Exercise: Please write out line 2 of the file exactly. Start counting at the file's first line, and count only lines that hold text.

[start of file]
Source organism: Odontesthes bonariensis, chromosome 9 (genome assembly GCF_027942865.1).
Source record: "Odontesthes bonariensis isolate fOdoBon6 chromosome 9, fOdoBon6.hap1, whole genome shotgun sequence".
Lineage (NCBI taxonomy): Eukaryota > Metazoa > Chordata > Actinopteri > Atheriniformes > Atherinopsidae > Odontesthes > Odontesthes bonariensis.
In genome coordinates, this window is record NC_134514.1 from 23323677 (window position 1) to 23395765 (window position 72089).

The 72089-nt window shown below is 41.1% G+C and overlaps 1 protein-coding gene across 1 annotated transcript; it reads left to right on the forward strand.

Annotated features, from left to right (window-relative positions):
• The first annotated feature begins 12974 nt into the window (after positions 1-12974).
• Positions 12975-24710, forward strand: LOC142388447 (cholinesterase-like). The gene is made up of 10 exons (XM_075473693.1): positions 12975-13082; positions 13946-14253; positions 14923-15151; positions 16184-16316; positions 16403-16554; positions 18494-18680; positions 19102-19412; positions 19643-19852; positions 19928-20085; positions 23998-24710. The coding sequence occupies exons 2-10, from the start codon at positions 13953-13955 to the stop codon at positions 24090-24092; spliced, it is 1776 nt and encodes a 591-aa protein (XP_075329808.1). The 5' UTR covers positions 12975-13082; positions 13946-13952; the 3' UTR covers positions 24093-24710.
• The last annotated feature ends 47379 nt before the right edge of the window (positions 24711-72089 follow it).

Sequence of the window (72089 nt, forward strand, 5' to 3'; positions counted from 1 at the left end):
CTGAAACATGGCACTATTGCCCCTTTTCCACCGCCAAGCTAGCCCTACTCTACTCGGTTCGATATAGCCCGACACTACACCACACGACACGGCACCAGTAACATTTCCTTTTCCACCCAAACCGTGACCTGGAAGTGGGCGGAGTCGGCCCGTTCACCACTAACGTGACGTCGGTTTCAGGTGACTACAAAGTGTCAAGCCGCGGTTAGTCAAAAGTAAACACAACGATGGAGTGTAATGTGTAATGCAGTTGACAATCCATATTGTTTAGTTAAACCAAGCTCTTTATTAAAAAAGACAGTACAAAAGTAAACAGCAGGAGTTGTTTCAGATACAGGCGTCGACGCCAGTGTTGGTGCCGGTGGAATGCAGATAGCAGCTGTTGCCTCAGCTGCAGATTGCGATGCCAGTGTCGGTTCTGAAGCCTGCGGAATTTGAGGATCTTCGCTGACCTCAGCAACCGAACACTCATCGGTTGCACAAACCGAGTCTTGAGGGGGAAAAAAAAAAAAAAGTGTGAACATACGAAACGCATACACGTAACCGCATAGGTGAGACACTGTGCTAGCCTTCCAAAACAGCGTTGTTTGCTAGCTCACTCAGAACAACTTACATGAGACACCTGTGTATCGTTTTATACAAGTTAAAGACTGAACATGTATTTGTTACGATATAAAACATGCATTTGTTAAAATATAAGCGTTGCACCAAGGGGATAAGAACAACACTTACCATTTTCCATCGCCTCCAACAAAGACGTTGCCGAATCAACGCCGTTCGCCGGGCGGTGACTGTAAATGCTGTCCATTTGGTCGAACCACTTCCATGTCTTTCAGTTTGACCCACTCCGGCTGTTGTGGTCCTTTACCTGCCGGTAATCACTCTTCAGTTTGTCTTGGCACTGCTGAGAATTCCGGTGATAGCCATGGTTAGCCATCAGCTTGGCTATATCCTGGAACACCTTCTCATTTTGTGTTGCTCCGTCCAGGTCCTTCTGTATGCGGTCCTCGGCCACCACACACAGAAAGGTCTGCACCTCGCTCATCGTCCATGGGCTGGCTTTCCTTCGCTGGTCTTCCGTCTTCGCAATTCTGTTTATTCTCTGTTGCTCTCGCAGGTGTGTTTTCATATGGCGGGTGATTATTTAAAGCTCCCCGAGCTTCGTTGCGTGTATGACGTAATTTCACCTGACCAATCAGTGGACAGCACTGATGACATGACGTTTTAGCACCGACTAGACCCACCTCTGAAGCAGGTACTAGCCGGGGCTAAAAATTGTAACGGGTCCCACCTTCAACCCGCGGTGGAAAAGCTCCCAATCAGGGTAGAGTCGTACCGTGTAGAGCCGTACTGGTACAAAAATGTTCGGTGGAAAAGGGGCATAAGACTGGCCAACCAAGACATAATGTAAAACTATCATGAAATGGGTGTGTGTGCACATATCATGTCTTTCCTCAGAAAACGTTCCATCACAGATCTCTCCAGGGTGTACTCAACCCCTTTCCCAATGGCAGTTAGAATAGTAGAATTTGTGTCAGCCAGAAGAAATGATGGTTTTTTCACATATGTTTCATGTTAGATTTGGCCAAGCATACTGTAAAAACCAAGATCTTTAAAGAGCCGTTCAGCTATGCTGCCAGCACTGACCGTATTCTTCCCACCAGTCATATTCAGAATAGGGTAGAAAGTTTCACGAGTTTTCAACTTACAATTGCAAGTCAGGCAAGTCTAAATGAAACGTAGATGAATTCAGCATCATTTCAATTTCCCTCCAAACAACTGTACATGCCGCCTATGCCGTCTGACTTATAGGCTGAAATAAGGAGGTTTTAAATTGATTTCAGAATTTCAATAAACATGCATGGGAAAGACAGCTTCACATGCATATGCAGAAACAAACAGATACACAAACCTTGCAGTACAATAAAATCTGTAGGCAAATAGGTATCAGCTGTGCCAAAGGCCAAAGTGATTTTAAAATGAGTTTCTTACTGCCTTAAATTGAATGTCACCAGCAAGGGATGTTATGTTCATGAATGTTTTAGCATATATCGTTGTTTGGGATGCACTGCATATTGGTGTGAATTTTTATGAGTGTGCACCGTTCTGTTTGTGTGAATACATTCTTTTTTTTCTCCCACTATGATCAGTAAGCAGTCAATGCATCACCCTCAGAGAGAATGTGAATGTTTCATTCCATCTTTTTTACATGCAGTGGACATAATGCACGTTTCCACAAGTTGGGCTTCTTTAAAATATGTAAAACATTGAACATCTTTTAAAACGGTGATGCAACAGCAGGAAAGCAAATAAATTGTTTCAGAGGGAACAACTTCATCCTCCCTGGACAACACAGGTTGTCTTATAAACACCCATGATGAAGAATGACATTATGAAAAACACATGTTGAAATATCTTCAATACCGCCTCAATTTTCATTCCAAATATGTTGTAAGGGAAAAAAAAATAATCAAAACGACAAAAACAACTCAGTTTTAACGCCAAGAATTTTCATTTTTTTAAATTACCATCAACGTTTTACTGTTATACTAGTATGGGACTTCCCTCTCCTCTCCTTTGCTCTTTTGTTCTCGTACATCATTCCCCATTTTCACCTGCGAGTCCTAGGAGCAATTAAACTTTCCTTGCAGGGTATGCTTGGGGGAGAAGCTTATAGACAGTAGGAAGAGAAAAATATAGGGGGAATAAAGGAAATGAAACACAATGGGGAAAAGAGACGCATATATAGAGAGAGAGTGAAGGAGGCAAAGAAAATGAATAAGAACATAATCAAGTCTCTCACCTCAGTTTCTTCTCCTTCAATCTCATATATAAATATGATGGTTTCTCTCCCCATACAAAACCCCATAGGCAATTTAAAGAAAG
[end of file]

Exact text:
Source record: "Odontesthes bonariensis isolate fOdoBon6 chromosome 9, fOdoBon6.hap1, whole genome shotgun sequence".